Tuesday, 5th November 2019
Review by Kira Levine
Photography by Michelle Murphy
For the final leg of their Season Of The Dead tour, A Pale Horse Named Death played Camden’s Underworld. They are a New York doom metal band featuring former members of Type O Negative and Life Of Agony.
Kicking things off were special guests OHHMS, hailing from Canterbury, Kent, England. One of the guitarists sported a Darkthrone tee (with the words True Norwegian Black Metal emblazoned on the reverse side), which came as a surprise as their music is quite different.
Their opening song is energetic and loud for the most part, with a lot of tempo changes in its last half. The frontman is the most active on stage, very intriguing to watch. His vocals pack a punch too, although they were sometimes lost under the cacophony of instruments.
During a slow instrumental section, the bassist takes his shirt off for some reason or other. Shortly after vocals were re-introduced, the song picked up speed again and exploded into a lively number once more. “That was our first song,” the vocalist announced, to which some of the audience gasped in shock. It had clearly been mistaken for two separate tracks because it did not sound like one complete song and they had been performing for over twenty minutes already. Perhaps it would have fared better being played later in the set… last, even.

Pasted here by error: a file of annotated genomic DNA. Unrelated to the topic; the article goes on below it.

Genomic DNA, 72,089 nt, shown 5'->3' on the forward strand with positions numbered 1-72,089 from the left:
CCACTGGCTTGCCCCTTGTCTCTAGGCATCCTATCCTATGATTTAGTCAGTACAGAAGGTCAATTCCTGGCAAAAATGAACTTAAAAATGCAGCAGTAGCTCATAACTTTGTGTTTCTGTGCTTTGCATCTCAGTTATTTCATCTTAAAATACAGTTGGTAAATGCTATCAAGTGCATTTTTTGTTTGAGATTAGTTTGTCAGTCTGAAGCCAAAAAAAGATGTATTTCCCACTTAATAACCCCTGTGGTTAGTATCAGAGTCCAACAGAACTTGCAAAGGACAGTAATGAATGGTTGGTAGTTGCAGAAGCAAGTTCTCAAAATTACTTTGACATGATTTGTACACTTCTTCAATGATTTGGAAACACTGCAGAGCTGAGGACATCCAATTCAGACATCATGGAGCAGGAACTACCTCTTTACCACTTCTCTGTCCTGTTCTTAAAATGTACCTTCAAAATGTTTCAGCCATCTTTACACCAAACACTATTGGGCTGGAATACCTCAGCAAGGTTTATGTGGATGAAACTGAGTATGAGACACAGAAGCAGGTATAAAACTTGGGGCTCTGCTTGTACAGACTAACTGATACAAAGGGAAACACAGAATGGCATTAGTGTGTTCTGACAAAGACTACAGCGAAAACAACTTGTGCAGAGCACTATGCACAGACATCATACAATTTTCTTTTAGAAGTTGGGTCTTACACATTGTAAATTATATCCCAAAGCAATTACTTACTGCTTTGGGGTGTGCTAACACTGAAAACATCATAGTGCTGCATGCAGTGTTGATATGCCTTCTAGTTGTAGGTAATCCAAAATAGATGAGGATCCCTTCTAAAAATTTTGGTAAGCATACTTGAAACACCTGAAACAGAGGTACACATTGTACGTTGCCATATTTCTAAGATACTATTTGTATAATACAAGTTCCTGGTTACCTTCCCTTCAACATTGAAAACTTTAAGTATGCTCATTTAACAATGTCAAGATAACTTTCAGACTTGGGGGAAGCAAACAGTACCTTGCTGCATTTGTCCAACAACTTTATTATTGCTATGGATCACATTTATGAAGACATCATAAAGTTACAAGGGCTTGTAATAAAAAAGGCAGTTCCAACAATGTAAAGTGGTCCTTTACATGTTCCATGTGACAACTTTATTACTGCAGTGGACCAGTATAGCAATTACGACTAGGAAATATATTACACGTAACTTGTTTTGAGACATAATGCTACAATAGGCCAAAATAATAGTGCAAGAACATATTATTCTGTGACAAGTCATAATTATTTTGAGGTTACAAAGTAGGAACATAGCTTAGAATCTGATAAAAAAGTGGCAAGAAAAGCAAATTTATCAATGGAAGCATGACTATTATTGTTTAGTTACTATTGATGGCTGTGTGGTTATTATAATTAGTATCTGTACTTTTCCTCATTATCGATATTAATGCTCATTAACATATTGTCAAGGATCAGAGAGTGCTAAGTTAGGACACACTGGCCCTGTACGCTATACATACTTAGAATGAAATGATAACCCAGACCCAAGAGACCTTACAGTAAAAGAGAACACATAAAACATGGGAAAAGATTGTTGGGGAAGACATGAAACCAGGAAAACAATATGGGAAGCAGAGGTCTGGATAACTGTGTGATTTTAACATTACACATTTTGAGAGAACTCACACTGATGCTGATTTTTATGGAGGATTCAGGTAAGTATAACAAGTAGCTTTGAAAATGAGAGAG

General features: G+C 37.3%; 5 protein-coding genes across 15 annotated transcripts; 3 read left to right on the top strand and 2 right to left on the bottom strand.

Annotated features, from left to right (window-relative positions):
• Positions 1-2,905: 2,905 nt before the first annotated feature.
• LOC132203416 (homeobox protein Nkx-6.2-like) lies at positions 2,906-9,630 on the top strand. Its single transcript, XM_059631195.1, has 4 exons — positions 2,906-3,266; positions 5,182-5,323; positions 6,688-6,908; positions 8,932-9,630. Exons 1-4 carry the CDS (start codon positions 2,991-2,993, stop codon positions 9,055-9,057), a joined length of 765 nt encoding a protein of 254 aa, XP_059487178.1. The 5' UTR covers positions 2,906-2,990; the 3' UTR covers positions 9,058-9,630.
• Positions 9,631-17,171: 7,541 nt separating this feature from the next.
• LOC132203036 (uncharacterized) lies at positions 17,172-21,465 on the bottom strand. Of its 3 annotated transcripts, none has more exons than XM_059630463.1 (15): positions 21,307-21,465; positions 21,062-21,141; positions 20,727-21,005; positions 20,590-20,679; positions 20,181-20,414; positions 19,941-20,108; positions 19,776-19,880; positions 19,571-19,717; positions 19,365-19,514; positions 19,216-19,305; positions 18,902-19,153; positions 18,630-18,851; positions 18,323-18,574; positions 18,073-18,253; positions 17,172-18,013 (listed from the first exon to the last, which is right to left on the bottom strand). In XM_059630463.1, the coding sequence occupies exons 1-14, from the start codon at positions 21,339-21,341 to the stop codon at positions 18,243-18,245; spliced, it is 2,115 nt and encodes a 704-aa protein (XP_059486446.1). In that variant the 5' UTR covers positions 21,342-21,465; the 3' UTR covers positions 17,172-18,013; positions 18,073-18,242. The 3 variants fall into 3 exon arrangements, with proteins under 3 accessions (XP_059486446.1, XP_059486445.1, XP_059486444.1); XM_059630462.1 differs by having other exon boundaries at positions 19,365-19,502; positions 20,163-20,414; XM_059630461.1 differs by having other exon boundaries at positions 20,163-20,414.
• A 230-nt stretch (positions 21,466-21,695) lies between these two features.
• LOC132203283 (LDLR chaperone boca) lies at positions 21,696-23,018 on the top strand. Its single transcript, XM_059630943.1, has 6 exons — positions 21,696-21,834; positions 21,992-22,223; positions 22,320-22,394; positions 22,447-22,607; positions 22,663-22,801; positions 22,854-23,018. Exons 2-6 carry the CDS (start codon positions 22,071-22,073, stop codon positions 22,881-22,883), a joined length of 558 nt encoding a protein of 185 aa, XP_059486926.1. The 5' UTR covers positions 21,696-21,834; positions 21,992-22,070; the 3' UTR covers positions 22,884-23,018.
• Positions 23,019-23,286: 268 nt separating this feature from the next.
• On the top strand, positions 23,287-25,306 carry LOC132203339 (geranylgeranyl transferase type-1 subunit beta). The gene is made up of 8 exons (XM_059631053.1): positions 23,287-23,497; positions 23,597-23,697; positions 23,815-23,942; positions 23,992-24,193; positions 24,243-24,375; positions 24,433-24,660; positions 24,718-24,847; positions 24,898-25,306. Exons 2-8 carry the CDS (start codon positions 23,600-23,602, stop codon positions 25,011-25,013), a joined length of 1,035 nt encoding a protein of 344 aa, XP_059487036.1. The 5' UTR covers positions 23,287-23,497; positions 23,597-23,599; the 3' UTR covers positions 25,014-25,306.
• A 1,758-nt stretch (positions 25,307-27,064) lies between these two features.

A catchier and much shorter track was performed next, which seemed to resonate well with the sparse crowd. By the end of the second song, fewer than twenty people were stood in front of the stage, while several other attendees opted to stand around the edges. Most of those standing in the centre nodded their heads, moderately appreciating what they were hearing.
The bassist’s guitar had been decorated with a multitude of stickers (the Ghostbusters logo identifiable as it is the largest), and a baby shoe dangled from the neck of the bass by its laces, swinging violently in pink as its owner played erratically.
Witnessing a British band supporting the headliners created a sense of familiarity, although they were a little underwhelming and slightly confusing. A fairly entertaining start to the evening.
Then came the time for A Pale Horse Named Death to take the stage. From the level of cheering and the venue being visibly fuller, it was clear to see that the level of excitement had reached its peak. Starting the set with tribal instrumental ‘The Woods’, the intro track to their latest release, ‘When The World Comes Undone’, they wasted no time beginning their set.
Guitarist / back up vocalist Joe Taylor wore a tee from Damnation Festival, a date they played in Leeds a few days prior. He occasionally leans over the edge of stage to strum in the excited faces of fans in the front row. After ‘Devil In The Closet’, and amidst applause, frontman Sal Abruscato addressed the audience: “Underworld, London! Thank you so much, man. We’re having a good time!” He also mentions that he recognises that it’s a Tuesday night and all us “Camden folk” have adult things to do, going on to say that he appreciated our attendance.
Another track from the latest album, ‘Love The Ones You Hate’ was up next. The audience really moved to this beat and infectious song, swaying and nodding to every note.